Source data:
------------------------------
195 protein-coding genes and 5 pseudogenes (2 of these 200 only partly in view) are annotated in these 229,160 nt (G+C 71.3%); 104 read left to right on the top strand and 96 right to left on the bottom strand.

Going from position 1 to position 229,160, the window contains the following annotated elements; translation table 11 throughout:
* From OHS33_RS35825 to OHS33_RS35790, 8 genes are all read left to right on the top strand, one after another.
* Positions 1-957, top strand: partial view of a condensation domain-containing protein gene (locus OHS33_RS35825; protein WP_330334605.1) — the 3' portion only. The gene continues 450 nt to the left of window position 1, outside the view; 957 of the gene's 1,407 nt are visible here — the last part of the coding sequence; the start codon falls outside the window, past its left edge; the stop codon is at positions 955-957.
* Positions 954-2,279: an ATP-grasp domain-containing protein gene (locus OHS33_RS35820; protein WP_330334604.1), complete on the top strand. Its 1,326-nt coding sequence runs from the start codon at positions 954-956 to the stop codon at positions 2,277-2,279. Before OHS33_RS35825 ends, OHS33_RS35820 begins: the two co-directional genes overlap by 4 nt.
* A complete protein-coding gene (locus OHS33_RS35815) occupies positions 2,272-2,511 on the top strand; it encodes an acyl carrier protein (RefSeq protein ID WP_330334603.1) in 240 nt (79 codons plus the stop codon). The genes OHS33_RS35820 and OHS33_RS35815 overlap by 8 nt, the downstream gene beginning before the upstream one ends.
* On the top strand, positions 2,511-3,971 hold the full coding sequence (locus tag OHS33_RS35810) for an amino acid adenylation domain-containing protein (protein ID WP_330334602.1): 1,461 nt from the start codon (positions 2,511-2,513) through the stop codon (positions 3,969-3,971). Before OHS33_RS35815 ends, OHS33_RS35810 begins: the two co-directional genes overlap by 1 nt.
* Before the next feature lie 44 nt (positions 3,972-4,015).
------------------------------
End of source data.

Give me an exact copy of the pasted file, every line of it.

195 protein-coding genes and 5 pseudogenes (2 of these 200 only partly in view) are annotated in these 229,160 nt (G+C 71.3%); 104 read left to right on the top strand and 96 right to left on the bottom strand.

Going from position 1 to position 229,160, the window contains the following annotated elements; translation table 11 throughout:
* From OHS33_RS35825 to OHS33_RS35790, 8 genes are all read left to right on the top strand, one after another.
* Positions 1-957, top strand: partial view of a condensation domain-containing protein gene (locus OHS33_RS35825; protein WP_330334605.1) — the 3' portion only. The gene continues 450 nt to the left of window position 1, outside the view; 957 of the gene's 1,407 nt are visible here — the last part of the coding sequence; the start codon falls outside the window, past its left edge; the stop codon is at positions 955-957.
* Positions 954-2,279: an ATP-grasp domain-containing protein gene (locus OHS33_RS35820; protein WP_330334604.1), complete on the top strand. Its 1,326-nt coding sequence runs from the start codon at positions 954-956 to the stop codon at positions 2,277-2,279. Before OHS33_RS35825 ends, OHS33_RS35820 begins: the two co-directional genes overlap by 4 nt.
* A complete protein-coding gene (locus OHS33_RS35815) occupies positions 2,272-2,511 on the top strand; it encodes an acyl carrier protein (RefSeq protein ID WP_330334603.1) in 240 nt (79 codons plus the stop codon). The genes OHS33_RS35820 and OHS33_RS35815 overlap by 8 nt, the downstream gene beginning before the upstream one ends.
* On the top strand, positions 2,511-3,971 hold the full coding sequence (locus tag OHS33_RS35810) for an amino acid adenylation domain-containing protein (protein ID WP_330334602.1): 1,461 nt from the start codon (positions 2,511-2,513) through the stop codon (positions 3,969-3,971). Before OHS33_RS35815 ends, OHS33_RS35810 begins: the two co-directional genes overlap by 1 nt.
* Before the next feature lie 44 nt (positions 3,972-4,015).